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Last Build Date: Fri, 24 Mar 2017 11:32:36 +0000

 



What is law? - Part 3

Thu, 23 Mar 2017 16:15:00 +0000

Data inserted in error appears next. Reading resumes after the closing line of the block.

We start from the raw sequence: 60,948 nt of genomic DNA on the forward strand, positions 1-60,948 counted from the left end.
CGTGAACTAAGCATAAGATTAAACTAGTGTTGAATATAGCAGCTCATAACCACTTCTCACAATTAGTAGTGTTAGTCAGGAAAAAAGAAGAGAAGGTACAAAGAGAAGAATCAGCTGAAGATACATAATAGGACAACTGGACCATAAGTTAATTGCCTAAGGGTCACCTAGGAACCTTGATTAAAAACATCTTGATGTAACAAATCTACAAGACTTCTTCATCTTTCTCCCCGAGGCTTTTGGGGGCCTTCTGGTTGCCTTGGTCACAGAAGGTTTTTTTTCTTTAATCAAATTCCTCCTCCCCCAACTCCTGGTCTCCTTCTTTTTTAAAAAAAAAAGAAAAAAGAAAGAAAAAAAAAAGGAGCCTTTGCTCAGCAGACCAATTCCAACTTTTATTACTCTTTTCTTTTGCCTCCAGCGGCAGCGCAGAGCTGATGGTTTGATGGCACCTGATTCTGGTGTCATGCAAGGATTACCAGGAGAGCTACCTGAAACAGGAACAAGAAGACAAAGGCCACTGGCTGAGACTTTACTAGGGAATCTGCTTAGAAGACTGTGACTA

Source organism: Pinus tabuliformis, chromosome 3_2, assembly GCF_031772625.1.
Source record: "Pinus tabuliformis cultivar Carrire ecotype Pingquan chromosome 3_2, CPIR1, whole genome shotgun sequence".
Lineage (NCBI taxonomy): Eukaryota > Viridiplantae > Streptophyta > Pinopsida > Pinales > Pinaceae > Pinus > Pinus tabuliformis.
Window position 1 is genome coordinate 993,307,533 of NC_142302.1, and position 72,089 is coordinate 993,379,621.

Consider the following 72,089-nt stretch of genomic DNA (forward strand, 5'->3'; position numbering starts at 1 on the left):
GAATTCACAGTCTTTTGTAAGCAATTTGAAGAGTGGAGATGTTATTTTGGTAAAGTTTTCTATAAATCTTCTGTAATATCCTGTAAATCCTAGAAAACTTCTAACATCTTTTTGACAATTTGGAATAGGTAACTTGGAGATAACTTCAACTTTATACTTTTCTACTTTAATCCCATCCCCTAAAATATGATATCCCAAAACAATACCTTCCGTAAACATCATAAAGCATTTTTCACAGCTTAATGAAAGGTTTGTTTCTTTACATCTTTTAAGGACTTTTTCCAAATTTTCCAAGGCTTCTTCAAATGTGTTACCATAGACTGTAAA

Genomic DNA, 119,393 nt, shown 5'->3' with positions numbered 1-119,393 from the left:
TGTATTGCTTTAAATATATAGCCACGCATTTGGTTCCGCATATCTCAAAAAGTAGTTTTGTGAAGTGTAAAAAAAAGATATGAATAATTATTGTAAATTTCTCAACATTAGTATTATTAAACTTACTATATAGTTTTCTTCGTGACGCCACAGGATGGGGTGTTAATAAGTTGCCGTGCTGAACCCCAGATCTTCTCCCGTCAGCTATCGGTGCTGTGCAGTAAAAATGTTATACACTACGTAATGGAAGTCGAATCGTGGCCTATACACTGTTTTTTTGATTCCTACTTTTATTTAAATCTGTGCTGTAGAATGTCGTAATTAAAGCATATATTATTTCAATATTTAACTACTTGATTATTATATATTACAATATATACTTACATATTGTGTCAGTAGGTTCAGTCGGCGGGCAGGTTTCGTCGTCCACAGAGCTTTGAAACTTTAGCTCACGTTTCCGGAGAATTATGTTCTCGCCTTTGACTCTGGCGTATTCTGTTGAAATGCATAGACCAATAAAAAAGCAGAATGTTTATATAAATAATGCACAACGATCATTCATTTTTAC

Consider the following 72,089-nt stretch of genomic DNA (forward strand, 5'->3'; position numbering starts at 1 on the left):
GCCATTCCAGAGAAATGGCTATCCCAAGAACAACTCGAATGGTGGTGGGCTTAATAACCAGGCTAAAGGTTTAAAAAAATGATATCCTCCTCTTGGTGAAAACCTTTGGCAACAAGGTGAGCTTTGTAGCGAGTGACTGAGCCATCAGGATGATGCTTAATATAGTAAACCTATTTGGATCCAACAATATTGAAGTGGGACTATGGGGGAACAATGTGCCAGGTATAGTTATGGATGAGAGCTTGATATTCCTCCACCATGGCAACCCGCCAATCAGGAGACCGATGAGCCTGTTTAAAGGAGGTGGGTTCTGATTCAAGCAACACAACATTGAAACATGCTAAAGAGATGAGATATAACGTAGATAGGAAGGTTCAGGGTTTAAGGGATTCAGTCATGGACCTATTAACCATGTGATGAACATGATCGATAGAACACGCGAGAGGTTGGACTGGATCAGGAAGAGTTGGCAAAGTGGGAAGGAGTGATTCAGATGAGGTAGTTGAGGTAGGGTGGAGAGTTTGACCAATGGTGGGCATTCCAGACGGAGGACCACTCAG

Previously : What is Law? - Part 2. The corpus of law - the stuff we all, in principle, have access to and all need to comply with, is not, unfortunately a nice tidy bundle of materials managed by a single entity. Moreover, the nature of the bundle itself, differs between jurisdictions. Ireland is quite different from Idaho. Scotland is quite different from the Seychelles. Jersey is quite different from Japan, and so on. I will focus here on US and UK (Westminister)-style legal corpora to keep the discussion manageable in terms of the diversity. Even then, there are many differences in practice and terminology all the way up and down the line from street ordinances to central government to international treaties and  everything in between. I will use some common terminology but bear in mind that actual terminology and practice in your particular part of the world will very likely be different in various ways, but hopefully not in ways  that invalidate the conceptual model we are seeking to establish. In general, at the level of countries/states, there are three main sources of law that make up the legal corpus. These are the judiciary, the government agencies and the legislature/parliament. Let us start with the Legislature/Parliament. This is the source of new laws and amendments to the law in the form of Acts. These start out as draft documents that go through a consideration, amendment and voting process before they become actual law. In the USA, it is common for these Acts to be consolidated into a "compendium", typically referred to as "The Statutes" or "The Code". The Statutes are typically organized according to some thematic breakdown into separate "titles" e.g. Company Law, Environmental Law and so on. In the UK/Westminster-type of Parliament, the government itself does not produce thematic compendia. Instead, the Acts are a cumulative corpus. So, to understand, for example, criminal law, it may be necessary to look at many different Acts, going back perhaps centuries to get the full picture of the "Act" actually in force. In UK-style systems, areas of law may get consolidated periodically through the creation of so-called "consolidations"/"re-statements". These essentially take an existing set of Acts that are in force, repeal them all and replace them with a single text that is a summation of the individual Acts that it repeals.[1] It is common for third party publishers to step in and help practitioners of particular areas of law by doing unofficial consolidations to make the job of finding the law in a jurisdiction easier. Depending on how volatile the area of law is in terms of change, the publisher might produce an update every month, every quarter, every year etc. In the USA, most US states do a consolidation in-house in the legislature when  they produce The Statutes/Code. In a similar manner to third party publishers, this corpus is updated according to a cycle, but it is typically a longer cycle - every year or two years. So here we get to our first interesting complication with respect to being able to access the law emanating from Legislatures/Parliaments that is in force at any time T. It is very likely that no existing compendium produced by the government itself, is fully up to date with respect to time T. There are a number of distinct reasons for this. Firstly, for Parliaments that do not produce "compendiums", there may not be an available consolidation/re-statement at time T. Therefore, it is necessary to find a set of Acts that were in force at time T, which then need to be read together to understand what the law was at time T. Secondly, for Legislatures that produce compendia in the form of Statutes, these typically lag behind the Acts by anything from months to years. Typically, when a Legislature is "in session", busily working on new Acts, it is not working on consolidating them as they pass into law. Instead, they are accumulated into a publication, typically called the Session Laws, and the consolidation process happens after the session  has ended.  T[...]